Use Bigger Instance Type (Wisely)
If your Spark job does a lot of heavy data crunching and causes frequent data spills to disk, you probably will have to run it on a bigger cluster. This does look obvious—by upgrading instance type you will get more CPUs and memory, then you can increase the number of executors and cores!
But, you might wonder, what about the cost? EMR can be costly because applications are run on clusters of machines for a fair number of hours. Using spot instances is a primary way of cost saving.
Saving on spot instances varies depending on instance types and the demands. For some popular instance types (e.g. r3.2xlarge, m3.2xlarge), we usually get around 70% savings but sometimes we would be at risk of constantly getting outbid due to high demand.
We have found that applications can run on other EC2 instances with similar or even better specs for a much lower price. For example, the next generation R4 instances have the exact same specs as R3 instances (except for EBS-only storage) and their spot instances provided up to 85% savings.
From the spot price snapshots above, the price of r4.4xlarge (16 CPUs, 122GB memory) was almost the same as m3.2xlarge's (8 CPUs, 30GB memory) and just a bit more than r4.2xlarge (8 CPUs, 61GB memory). Compared with R3 instances, the price of r4.4xlarge was 34% lower than r3.2xlarge's.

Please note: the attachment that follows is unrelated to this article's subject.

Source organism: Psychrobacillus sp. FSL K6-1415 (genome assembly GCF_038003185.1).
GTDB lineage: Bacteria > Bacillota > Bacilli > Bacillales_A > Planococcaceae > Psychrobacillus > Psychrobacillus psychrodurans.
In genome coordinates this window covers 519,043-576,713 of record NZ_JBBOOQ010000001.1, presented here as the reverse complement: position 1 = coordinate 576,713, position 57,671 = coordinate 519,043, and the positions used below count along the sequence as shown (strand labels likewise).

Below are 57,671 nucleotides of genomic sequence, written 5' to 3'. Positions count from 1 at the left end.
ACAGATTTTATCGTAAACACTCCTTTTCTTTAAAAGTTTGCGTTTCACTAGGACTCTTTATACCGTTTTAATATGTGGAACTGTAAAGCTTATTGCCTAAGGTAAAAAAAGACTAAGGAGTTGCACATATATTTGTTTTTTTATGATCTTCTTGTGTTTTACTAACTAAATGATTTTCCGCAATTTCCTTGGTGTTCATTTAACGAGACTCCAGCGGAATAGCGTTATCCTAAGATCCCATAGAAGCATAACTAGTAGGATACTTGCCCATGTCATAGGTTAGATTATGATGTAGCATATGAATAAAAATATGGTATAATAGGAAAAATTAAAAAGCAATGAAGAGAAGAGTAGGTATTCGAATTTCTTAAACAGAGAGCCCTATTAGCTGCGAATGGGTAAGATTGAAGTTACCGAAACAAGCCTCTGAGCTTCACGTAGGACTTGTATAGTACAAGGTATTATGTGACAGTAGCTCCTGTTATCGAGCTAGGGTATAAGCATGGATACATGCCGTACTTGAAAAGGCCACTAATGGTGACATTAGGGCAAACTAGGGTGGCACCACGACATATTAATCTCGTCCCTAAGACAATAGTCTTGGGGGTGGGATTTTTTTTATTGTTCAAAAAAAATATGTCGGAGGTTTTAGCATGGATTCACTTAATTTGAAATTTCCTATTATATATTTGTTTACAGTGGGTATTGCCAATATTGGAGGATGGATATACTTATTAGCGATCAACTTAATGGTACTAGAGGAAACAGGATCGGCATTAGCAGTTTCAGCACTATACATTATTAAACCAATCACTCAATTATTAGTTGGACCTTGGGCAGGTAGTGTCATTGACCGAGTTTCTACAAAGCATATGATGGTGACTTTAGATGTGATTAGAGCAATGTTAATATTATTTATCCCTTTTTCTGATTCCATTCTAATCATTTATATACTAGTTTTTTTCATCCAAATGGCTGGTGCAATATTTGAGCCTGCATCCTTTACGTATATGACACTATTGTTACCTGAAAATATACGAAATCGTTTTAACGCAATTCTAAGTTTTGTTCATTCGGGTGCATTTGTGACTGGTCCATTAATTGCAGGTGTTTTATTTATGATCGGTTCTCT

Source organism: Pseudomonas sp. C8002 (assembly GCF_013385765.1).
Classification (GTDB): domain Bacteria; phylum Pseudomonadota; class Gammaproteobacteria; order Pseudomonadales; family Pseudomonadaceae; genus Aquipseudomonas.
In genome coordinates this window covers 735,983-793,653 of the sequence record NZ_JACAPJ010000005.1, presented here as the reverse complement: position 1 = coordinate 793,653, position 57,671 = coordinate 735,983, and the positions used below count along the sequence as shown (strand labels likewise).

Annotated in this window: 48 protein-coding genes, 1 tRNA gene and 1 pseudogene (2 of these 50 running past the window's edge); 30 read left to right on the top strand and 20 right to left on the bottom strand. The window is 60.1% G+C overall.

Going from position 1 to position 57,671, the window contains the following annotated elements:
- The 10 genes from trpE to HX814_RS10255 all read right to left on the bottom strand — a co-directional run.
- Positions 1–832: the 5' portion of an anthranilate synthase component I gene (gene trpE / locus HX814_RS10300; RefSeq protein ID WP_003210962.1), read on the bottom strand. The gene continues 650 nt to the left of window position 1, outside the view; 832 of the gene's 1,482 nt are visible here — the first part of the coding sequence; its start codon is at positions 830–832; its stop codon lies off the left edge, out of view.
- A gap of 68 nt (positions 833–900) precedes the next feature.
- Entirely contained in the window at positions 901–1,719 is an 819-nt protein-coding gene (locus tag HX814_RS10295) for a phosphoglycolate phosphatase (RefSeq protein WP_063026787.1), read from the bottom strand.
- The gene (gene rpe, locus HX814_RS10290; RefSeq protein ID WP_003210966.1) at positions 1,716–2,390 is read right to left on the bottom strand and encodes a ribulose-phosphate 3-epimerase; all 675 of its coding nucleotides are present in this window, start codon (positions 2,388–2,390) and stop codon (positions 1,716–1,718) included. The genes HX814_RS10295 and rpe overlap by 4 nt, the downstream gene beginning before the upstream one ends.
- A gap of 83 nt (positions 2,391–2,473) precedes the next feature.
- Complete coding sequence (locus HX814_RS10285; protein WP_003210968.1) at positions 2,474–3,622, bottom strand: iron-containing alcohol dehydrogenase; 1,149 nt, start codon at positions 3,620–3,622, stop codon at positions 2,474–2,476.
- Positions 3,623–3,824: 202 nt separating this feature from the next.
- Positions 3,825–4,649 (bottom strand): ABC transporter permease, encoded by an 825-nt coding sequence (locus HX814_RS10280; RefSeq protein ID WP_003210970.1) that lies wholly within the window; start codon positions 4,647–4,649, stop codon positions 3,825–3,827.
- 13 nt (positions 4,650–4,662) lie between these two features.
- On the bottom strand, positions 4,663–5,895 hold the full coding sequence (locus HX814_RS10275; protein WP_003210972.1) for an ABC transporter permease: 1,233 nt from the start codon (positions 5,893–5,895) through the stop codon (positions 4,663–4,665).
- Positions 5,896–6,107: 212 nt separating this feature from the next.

Another good strategy is to test the Spark job on multiple instance types during development and define the instance capacity pool (e.g. Application A can run on r3.2xlarge, r3.4xlarge or r4.2xlarge). Then it can pick and choose to run on the cheapest instance type based on the live spot price. This also reduces the risk of EMR interruptions or instances unavailability due to price spikes.
By applying a mix of optimisations mentioned above, we managed to further reduce runtime and cost for most of our Spark jobs.
In details (see Performance before vs after), we cut-down the runtime for our current biggest Spark job Buy-rec, which runs on a 21-node cluster) by around 1 hour (around 20% time reduction). It is worth noting that we adapted both Buy-rec and Rent-rec to process 40% more data than their pre-optimisations. The optimisation also fixed a number of unstable applications (IIPs, which is a collection of 14 Spark applications used for feature extraction), which used to randomly fail and get stuck for hours, and improved their run-time by 50%.
Performance tuning requires extra time and efforts to understand what input data the job deals with, how Spark works with different cluster environments, and what the application code tries to achieve. Although this blog focuses mainly on the configuration side of optimisation, I do think that optimisation can also be done by writing efficient Spark code and using efficient data structures.